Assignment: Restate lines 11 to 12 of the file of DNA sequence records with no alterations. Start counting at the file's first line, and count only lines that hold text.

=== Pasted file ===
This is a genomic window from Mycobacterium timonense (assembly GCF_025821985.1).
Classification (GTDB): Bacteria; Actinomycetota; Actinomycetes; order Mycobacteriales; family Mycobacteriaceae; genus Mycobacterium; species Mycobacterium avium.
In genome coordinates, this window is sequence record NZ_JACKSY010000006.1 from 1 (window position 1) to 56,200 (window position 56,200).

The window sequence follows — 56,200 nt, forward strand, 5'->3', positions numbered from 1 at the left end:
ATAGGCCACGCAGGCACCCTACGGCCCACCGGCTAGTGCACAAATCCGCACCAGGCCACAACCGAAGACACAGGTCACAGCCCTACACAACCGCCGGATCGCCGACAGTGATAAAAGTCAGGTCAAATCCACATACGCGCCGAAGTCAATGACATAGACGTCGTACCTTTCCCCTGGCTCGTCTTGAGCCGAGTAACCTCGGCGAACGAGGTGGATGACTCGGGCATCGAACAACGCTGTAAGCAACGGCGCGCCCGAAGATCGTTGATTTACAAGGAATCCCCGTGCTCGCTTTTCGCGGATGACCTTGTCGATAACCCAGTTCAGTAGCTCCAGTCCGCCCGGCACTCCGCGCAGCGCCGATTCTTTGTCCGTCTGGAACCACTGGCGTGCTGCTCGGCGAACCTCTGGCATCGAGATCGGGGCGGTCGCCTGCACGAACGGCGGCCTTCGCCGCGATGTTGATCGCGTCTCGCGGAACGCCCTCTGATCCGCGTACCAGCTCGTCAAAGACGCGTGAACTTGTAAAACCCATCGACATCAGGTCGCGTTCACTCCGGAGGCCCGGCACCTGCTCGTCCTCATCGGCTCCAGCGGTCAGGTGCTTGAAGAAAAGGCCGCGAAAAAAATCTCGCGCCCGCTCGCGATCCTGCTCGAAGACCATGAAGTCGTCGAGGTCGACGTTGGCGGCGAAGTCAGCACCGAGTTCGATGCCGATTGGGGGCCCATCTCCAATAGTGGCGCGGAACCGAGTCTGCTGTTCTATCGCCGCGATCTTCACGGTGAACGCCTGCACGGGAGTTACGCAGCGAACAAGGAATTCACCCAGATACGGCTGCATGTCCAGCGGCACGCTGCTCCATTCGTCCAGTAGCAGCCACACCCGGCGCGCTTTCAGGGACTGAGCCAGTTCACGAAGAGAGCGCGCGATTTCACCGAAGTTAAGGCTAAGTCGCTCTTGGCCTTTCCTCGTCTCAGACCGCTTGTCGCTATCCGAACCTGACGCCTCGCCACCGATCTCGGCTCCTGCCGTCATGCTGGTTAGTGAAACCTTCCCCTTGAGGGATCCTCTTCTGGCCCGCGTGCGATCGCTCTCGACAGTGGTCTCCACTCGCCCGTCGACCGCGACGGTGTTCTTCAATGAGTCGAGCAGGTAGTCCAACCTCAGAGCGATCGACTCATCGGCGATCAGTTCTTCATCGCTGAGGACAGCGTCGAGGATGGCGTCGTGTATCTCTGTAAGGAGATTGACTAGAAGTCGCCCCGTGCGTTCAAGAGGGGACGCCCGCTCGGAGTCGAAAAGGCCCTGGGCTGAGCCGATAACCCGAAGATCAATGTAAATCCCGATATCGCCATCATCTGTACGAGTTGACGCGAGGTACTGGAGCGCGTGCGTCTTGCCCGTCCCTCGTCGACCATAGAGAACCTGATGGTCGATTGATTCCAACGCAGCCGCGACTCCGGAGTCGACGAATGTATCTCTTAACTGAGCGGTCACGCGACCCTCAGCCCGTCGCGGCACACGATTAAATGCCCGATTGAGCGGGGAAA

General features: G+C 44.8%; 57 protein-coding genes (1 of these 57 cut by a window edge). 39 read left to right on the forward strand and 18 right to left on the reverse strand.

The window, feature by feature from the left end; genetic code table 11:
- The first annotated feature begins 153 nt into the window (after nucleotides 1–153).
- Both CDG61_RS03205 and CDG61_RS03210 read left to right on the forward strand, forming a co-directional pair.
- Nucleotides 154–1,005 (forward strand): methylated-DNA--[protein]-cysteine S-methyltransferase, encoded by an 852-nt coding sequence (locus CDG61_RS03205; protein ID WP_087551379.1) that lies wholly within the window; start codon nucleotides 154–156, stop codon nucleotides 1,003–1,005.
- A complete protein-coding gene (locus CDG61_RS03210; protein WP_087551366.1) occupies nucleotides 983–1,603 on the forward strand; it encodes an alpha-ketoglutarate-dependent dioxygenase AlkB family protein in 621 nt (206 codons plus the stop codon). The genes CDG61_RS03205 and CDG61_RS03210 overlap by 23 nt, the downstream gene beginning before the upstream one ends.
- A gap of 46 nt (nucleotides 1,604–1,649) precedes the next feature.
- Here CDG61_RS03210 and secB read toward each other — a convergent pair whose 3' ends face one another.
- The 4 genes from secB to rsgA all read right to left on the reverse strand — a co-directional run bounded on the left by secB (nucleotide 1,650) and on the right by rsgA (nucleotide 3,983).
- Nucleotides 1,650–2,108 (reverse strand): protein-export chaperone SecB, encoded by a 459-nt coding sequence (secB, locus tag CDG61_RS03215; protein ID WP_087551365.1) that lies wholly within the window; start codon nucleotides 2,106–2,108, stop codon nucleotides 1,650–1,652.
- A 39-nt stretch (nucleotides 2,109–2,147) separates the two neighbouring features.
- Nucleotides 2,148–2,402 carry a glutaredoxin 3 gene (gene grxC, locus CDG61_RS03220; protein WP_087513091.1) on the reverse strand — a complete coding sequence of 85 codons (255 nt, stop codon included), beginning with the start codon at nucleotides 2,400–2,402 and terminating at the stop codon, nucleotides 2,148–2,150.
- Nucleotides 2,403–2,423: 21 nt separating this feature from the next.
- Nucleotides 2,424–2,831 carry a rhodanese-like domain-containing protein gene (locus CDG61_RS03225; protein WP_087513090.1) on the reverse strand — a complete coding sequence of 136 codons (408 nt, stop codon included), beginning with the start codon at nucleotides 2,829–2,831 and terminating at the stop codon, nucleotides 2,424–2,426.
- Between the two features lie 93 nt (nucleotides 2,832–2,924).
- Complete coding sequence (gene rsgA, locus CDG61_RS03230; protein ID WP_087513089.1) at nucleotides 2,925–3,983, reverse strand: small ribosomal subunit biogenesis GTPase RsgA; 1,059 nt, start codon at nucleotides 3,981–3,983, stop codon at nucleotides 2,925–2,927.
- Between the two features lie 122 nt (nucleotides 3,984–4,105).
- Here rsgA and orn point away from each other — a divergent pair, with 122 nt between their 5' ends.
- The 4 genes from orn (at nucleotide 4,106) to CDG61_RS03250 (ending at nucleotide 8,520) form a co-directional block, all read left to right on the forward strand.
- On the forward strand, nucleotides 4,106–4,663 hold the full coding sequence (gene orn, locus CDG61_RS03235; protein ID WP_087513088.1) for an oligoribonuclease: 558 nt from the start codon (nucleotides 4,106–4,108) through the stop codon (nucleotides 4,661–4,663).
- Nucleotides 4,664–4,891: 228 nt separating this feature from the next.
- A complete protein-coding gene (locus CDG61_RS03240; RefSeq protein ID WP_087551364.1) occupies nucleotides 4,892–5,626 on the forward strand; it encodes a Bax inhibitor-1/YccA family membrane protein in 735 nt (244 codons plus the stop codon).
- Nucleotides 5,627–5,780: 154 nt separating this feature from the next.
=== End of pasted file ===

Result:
- A complete protein-coding gene (locus CDG61_RS03210; protein WP_087551366.1) occupies nucleotides 983–1,603 on the forward strand; it encodes an alpha-ketoglutarate-dependent dioxygenase AlkB family protein in 621 nt (206 codons plus the stop codon). The genes CDG61_RS03205 and CDG61_RS03210 overlap by 23 nt, the downstream gene beginning before the upstream one ends.
- A gap of 46 nt (nucleotides 1,604–1,649) precedes the next feature.